When I am overseas or visiting a new place, I make sure to include museums and galleries if they have in the itinerary because it is through these confined yet rich destinations that I can understand their culture and history.
The last time I visited the National Musuem in Manila was during a field trip in elementary school about 17 years ago. So when I heard an announcement that the National Museum started doing renovations, I psyched myself to pay a visit again. On October 14, 2012 I went back in time for Museums and Galleries Month. This time entrance to the Museum was FREE.
Through the years it was decided to be used by the Congress. During the leadership of Claro M. Recto, the 1934 Constitutional Convention was held here. Philippinie Presidents were sworn in here too; Manuel L. Quezon in 1935, Jose P. Laurel in 1943 and Manuel Roxas in 1946.
The Old Cogress Building is not only important to my family not only because we are Filipinos but because my grandfather worked here as a lawyer until Congress was abolished in 1972 when Martial Law was declared.
The fact remains that when Luna and Felix Resureccion Hildalgo won the top awards in the Madrid Exposition of 1884, they proved to the world that indios could, despite their supposed barbarian race, paint better than the Spaniards who colonized them. (Ambeth R. Ocampo, "Rizal Without the Overcoat" 2000)
Rizal was footnoted in his speech that the Spoliarium "embodied the essence of our social, moral and political life: humanity is severe ordeal, humanity unredeemed, reason and idealism in open struggle with prejudice, fanaticism and justice..." (Leon Ma. Guerrero, "The First Filipino People" 2007)
Rizal who was friends with Luna and Hildalgo was inspired by the painting which led him to write his own 'Spoliarium' - that book would be called "Noli Me Tangere"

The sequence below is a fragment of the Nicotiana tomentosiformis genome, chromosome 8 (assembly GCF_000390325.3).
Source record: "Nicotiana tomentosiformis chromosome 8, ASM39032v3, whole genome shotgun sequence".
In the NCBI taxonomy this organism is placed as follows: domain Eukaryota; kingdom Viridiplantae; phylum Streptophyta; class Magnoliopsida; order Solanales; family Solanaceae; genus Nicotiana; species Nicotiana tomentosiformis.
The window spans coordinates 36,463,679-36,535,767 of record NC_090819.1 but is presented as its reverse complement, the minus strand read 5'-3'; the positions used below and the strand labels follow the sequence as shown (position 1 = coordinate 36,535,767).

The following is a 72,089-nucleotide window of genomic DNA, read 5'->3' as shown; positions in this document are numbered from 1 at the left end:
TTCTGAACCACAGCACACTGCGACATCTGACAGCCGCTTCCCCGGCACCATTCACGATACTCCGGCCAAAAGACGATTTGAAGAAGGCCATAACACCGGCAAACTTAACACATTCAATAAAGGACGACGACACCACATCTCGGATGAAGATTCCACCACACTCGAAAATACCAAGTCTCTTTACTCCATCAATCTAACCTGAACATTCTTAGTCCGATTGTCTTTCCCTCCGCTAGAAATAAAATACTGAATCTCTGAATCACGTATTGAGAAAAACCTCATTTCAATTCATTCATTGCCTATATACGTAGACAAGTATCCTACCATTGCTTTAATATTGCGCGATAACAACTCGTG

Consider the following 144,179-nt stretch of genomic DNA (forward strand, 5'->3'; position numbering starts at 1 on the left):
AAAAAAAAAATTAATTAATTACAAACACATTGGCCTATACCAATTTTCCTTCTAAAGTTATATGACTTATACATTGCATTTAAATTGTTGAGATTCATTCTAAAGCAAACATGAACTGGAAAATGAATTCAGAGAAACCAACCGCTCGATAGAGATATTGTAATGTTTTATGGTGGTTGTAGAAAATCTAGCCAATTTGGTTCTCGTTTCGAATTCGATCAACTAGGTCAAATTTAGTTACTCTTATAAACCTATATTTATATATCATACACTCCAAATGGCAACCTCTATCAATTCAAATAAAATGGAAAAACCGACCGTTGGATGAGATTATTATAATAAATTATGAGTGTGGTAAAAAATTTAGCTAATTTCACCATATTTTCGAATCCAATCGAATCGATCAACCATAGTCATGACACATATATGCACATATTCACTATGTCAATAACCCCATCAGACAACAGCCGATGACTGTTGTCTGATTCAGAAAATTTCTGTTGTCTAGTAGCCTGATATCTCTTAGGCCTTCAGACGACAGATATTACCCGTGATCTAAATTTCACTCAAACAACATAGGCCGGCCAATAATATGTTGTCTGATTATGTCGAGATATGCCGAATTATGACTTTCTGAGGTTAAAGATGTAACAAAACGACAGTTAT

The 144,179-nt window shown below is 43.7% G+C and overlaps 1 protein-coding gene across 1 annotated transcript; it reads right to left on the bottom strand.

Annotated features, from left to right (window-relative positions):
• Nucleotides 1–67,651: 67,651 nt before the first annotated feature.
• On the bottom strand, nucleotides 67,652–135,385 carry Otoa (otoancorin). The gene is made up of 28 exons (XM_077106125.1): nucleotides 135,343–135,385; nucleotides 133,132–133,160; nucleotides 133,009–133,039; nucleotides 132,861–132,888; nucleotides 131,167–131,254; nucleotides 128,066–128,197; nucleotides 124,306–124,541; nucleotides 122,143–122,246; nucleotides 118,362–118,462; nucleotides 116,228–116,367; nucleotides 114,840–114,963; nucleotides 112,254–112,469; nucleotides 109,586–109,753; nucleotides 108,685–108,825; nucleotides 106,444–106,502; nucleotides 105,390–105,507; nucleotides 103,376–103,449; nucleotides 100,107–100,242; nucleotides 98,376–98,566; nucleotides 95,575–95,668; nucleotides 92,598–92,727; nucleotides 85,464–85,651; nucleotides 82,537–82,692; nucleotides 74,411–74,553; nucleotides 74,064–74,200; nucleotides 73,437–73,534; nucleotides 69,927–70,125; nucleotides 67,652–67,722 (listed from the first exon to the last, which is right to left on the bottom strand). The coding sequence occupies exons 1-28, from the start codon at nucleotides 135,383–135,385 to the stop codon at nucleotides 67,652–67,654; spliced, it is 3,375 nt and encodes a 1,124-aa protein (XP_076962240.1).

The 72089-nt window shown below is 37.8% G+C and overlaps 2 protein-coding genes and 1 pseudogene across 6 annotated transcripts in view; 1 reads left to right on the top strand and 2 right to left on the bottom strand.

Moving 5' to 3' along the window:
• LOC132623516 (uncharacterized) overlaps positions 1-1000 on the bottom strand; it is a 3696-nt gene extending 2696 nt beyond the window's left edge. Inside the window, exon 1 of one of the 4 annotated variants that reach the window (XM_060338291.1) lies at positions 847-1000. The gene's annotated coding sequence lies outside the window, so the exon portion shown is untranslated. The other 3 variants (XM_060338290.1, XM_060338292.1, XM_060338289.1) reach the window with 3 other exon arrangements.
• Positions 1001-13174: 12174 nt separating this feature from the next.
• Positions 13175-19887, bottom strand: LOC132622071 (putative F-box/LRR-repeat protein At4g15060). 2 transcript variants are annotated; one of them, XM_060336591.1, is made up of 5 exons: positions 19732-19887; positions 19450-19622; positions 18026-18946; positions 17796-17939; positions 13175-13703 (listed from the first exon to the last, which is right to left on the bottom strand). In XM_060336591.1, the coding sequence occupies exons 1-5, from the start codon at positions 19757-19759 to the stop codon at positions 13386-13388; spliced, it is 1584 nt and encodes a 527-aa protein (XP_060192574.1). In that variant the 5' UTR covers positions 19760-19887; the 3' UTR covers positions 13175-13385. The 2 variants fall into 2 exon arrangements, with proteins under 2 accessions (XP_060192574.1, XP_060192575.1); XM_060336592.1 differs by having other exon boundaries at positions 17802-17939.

Gallery IX contains the work of great Philippine modernists featuring important works by Victorio Edades, Diosdado Lorenzo, Vicente Manansala, Carlos V. Francisco, Hernando R. Ocampo, Cesar Legaspi, Ang Kiukok and various other artists who were instrumental in setting bold directions for Philippine art from the 1930's into the decades of the post-war period.
Although the Museum is still a work in progress, there are still some areas for improvement which I would like to suggest if I may say so.
1. Audio tours when the Museum is done with its renovations as this will increase efficiency in the sharing of knowledge to visitors. To those who are not familiar with audio tours, these are sets of recorded (tape) given to visitors in which they can press 'play' or 'pause' as they tour around the Museum.
2. Invite volunter guides to the Museum. I went there on a Sunday afternoon when there was a stream of visitors coming in, mostly families with children. It would be nice to have volunteer guides who are willing to share knowledge and speak about the Museum.
3. Convert the courtyard into an al fresco dining destination or coffee shop. I spent almost 5 hours going around and was hoping I could buy some snacks or drinks within the Museum but there was none available. Maybe you could consider inviting a Filipino specialty restaurant to operate there. It would be income generating too for the Museum.
4. Since this is called National Art Gallery, would you also be showcasing other forms of art by renowned Filipino talents in Litretaure, Music, Dance, Film and Architecture? I am not quite sure if they are represented at the Museum of the Filipino People. That I had to go back because I ran out of time last time I visited.
5. Since most of the visitors are children who are on their field trips, please try to make some of the galleries appear more interactive by introducing ways that would encourage children to touch, smell or hear objects.
6. Souvenir Shop. It would be wonderful to take home something from the Museum. It could be postcards, books, pens or any Filipino made merchandise.
Next stop, National Museum of the Filipino People.